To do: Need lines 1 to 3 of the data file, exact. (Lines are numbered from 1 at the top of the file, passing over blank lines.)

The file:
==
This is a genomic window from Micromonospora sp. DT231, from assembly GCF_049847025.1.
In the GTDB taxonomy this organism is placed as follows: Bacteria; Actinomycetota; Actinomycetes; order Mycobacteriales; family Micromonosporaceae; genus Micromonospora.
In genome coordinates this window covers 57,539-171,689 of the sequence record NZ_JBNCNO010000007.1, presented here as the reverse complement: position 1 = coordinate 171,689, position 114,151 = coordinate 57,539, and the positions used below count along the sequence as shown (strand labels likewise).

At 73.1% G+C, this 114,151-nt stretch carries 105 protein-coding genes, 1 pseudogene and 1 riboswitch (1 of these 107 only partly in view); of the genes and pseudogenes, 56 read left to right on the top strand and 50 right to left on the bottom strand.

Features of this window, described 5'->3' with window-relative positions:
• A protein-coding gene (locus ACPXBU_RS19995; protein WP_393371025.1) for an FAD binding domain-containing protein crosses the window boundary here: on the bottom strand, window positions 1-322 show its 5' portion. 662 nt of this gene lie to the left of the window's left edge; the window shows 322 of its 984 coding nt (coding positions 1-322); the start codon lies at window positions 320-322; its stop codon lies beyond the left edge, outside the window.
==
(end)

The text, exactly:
This is a genomic window from Micromonospora sp. DT231, from assembly GCF_049847025.1.
In the GTDB taxonomy this organism is placed as follows: Bacteria; Actinomycetota; Actinomycetes; order Mycobacteriales; family Micromonosporaceae; genus Micromonospora.
In genome coordinates this window covers 57,539-171,689 of the sequence record NZ_JBNCNO010000007.1, presented here as the reverse complement: position 1 = coordinate 171,689, position 114,151 = coordinate 57,539, and the positions used below count along the sequence as shown (strand labels likewise).